Sector switchers — job candidates who have decided to move from the for-profit sector to the nonprofit world — are increasingly common. Many job seekers I talk to are seeking work that feels more meaningful and mission-driven. But it’s not always easy to make the move. Candidates often struggle to frame their experience in a way that makes sense to nonprofit employers and sometimes find it difficult to break through the initial resistance to the fact their background is in a different sector.
In other words, making the leap from the for-profit to non-profit sector requires serious research and preparation as well as changes to the way you talk about yourself and your work. Below are five tips that will help ensure you make the move successfully:
1. Do your homework. Not every nonprofit is going to value and/or know how to leverage the business-world skills you bring to the table. Spend some time learning about the nonprofits in your region and what they do. For extra credit, research the backgrounds of their key leaders, looking for anything that might indicate the organization is open to hiring people from other sectors.
2. Network, network, network. Relentless networking is an absolute must if you hope to be a successful sector switcher. Using the research you’ve done on the nonprofit leaders in your city or region, create a networking list. Next, figure out who in your own network can connect you to the key people at the nonprofits you’re interested in. Finally, prepare an elevator pitch for your own contacts that briefly spells out the kind of job you are looking for, why you are a good fit for the position, and what you are asking your contact to do (introduction? information about a particular organization? resume advice?).
3. Highlight your reasons for switching at every opportunity. One of the biggest hurdles sector switchers face is communicating their reasons for wanting to get into nonprofit sector work. “I want to give back” or “I want to devote myself to something that has meaning” certainly are valid sentiments, but they’re probably not enough to convince a hiring manager during an interview that you’re the right person for the job. Instead, connect your interest in switching sectors to the organization’s specific mission, and make it clear that your transition is part of a well-thought-out plan and not just a whim.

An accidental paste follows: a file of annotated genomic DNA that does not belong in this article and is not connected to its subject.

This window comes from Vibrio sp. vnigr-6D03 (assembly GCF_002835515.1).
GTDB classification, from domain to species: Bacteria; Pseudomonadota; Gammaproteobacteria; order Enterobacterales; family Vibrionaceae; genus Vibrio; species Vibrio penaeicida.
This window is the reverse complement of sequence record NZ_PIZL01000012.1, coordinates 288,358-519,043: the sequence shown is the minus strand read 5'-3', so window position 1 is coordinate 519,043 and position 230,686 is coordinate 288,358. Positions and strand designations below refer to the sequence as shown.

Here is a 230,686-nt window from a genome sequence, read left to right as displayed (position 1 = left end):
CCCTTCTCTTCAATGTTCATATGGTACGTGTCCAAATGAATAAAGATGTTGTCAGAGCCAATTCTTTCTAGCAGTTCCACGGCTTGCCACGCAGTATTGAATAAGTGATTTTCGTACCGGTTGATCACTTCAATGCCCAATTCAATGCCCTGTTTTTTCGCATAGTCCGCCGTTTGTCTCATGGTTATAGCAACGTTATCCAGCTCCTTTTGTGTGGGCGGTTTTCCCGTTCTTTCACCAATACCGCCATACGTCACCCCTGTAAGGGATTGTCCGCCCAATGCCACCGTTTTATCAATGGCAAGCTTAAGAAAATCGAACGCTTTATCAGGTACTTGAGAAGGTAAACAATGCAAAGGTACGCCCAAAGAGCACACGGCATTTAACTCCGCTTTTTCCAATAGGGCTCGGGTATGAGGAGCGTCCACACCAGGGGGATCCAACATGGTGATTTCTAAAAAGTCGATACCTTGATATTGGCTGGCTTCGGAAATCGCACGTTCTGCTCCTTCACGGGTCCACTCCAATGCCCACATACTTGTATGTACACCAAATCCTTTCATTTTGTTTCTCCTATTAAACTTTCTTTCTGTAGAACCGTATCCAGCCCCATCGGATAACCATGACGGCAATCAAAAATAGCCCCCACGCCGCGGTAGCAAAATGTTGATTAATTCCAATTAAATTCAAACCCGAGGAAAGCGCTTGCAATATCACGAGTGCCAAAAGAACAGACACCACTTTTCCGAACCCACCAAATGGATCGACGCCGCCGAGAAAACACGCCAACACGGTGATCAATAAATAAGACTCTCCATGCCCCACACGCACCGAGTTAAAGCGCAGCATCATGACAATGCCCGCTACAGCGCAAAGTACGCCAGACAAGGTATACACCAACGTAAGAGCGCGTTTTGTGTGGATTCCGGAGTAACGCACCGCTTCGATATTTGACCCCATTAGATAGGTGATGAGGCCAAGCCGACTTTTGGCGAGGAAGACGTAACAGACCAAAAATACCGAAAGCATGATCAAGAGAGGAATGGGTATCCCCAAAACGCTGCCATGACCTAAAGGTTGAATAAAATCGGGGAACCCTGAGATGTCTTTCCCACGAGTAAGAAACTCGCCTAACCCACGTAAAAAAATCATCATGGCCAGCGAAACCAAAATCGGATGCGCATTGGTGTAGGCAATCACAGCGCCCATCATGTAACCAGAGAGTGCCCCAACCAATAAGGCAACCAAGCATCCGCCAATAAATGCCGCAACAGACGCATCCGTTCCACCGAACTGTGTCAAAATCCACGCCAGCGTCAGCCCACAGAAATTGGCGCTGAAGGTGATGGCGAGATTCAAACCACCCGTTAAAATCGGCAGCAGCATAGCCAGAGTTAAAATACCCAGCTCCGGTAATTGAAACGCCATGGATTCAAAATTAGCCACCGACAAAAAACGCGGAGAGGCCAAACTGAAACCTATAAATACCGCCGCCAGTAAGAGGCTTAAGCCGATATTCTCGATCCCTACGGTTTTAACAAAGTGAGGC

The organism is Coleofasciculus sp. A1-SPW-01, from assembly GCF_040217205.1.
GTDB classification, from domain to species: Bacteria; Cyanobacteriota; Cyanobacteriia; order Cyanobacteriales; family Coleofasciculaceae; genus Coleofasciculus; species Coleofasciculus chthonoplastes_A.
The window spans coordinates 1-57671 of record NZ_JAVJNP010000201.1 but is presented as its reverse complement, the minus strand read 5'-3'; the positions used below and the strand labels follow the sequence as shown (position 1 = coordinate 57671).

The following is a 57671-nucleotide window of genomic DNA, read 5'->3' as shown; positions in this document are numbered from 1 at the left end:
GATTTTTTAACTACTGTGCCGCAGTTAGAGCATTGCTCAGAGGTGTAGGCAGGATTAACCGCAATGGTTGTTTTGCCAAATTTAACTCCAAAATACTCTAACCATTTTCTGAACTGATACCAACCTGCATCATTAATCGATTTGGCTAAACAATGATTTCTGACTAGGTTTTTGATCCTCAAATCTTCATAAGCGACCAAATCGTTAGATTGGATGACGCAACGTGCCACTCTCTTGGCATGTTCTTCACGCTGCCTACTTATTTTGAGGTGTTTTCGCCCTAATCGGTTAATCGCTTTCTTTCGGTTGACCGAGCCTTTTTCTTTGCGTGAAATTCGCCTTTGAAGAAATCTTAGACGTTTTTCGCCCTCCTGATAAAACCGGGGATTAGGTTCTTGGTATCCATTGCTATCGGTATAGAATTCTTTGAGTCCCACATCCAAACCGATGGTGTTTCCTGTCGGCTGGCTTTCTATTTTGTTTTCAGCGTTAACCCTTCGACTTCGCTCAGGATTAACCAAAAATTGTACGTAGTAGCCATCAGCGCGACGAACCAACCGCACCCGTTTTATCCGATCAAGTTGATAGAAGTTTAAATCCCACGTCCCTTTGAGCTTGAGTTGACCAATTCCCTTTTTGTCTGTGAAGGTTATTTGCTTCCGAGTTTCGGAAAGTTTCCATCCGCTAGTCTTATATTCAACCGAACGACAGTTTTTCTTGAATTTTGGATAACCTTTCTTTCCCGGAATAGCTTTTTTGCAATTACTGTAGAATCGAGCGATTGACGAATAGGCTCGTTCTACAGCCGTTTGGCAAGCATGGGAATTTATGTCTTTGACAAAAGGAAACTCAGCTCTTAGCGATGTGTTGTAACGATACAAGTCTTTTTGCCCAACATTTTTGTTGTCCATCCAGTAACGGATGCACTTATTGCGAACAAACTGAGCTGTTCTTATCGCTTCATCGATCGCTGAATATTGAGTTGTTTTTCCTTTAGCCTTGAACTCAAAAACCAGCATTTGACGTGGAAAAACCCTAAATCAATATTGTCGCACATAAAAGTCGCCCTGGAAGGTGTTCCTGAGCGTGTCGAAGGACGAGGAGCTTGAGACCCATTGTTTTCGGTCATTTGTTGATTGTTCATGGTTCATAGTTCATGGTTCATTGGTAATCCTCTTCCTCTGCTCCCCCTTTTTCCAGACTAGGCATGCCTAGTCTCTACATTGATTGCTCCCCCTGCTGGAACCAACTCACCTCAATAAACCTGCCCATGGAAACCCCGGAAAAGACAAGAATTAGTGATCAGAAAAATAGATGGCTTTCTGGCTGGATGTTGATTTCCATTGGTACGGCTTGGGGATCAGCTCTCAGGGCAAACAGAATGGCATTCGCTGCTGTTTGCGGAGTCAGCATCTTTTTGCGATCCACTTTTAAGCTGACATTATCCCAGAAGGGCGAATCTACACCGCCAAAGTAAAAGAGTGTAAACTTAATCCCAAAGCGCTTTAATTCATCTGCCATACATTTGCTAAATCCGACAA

4. Highlight the connections between your previous experience and the work you hope to do in your new career. This is easier for candidates with experience in a specialized function such as IT, finance, or operations. If you have a general management or product development background, it may be less clear why your experience is transferable. In that case, it’s important you find a way to demonstrate the transferability of your experience and to frame it so that the nonprofit hiring manager is left with no doubts about your suitability for the position.
5. Be realistic about compensation. Nonprofit salaries have become significantly more competitive in recent years, but they are still lower, in general, than for-profit salaries. Take the time to research the compensation of the highest-paid individuals at any nonprofit you are interested in — information that’s included in the organization’s 990 tax return, publicly available at sites like GuideStar and Foundation Center — to make sure your expectations around salary are realistic and in the ballpark.
Together with diligent effort and a little luck, the tips above should help you mount a job search that lands you in a position in the nonprofit sector that is both personally and professionally rewarding. And it doesn’t get much better than that!
Be sure to check out the full article on Philanthropy News Digest.
Molly oversees Koya’s executive search services function, working closely with Koya staff and clients to ensure successful placement of top talent and emerging leaders at nonprofits across the globe.
Molly’s background is in the work-life and employee effectiveness field. Prior to joining Koya, she was Senior Editor for LifeWorks, a division of the Ceridian Corporation, where she developed educational materials and strategic communications designed to improve employee engagement and increase retention.
Molly previously worked as a journalist and holds a Master in Writing and Publishing degree from Emerson College, as well as a Bachelor of Arts in History from University of Vermont. She is grateful every day for the opportunity to work with people who are committed to making our world a better place.
Molly is Certified Diversity Recruiter.